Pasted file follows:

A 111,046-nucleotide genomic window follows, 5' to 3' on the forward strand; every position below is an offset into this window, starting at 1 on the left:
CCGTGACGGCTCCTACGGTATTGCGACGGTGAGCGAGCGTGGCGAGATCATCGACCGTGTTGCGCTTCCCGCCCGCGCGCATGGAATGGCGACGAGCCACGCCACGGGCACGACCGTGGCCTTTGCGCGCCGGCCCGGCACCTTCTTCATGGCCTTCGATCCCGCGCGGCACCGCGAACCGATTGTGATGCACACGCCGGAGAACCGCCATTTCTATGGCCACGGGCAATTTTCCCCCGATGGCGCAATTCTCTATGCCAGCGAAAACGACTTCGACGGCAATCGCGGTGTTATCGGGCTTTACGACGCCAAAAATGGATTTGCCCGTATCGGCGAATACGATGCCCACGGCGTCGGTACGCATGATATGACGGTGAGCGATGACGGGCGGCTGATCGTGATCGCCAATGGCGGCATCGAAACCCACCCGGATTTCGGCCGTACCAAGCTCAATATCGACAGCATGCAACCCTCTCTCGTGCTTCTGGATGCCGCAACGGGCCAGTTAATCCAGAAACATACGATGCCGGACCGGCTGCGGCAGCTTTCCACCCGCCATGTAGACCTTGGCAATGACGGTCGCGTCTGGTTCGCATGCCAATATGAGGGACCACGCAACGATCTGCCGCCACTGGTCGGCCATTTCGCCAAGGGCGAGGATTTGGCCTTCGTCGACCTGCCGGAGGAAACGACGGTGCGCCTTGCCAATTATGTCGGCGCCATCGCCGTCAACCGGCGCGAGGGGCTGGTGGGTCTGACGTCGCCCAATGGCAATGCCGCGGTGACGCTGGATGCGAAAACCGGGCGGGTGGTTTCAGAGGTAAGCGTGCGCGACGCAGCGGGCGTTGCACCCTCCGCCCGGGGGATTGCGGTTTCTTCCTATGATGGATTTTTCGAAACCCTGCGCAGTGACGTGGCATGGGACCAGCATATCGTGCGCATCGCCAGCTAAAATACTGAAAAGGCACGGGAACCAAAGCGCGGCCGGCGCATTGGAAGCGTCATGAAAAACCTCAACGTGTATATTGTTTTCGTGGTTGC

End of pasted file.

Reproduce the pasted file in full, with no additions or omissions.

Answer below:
A 111,046-nucleotide genomic window follows, 5' to 3' on the forward strand; every position below is an offset into this window, starting at 1 on the left:
CCGTGACGGCTCCTACGGTATTGCGACGGTGAGCGAGCGTGGCGAGATCATCGACCGTGTTGCGCTTCCCGCCCGCGCGCATGGAATGGCGACGAGCCACGCCACGGGCACGACCGTGGCCTTTGCGCGCCGGCCCGGCACCTTCTTCATGGCCTTCGATCCCGCGCGGCACCGCGAACCGATTGTGATGCACACGCCGGAGAACCGCCATTTCTATGGCCACGGGCAATTTTCCCCCGATGGCGCAATTCTCTATGCCAGCGAAAACGACTTCGACGGCAATCGCGGTGTTATCGGGCTTTACGACGCCAAAAATGGATTTGCCCGTATCGGCGAATACGATGCCCACGGCGTCGGTACGCATGATATGACGGTGAGCGATGACGGGCGGCTGATCGTGATCGCCAATGGCGGCATCGAAACCCACCCGGATTTCGGCCGTACCAAGCTCAATATCGACAGCATGCAACCCTCTCTCGTGCTTCTGGATGCCGCAACGGGCCAGTTAATCCAGAAACATACGATGCCGGACCGGCTGCGGCAGCTTTCCACCCGCCATGTAGACCTTGGCAATGACGGTCGCGTCTGGTTCGCATGCCAATATGAGGGACCACGCAACGATCTGCCGCCACTGGTCGGCCATTTCGCCAAGGGCGAGGATTTGGCCTTCGTCGACCTGCCGGAGGAAACGACGGTGCGCCTTGCCAATTATGTCGGCGCCATCGCCGTCAACCGGCGCGAGGGGCTGGTGGGTCTGACGTCGCCCAATGGCAATGCCGCGGTGACGCTGGATGCGAAAACCGGGCGGGTGGTTTCAGAGGTAAGCGTGCGCGACGCAGCGGGCGTTGCACCCTCCGCCCGGGGGATTGCGGTTTCTTCCTATGATGGATTTTTCGAAACCCTGCGCAGTGACGTGGCATGGGACCAGCATATCGTGCGCATCGCCAGCTAAAATACTGAAAAGGCACGGGAACCAAAGCGCGGCCGGCGCATTGGAAGCGTCATGAAAAACCTCAACGTGTATATTGTTTTCGTGGTTGC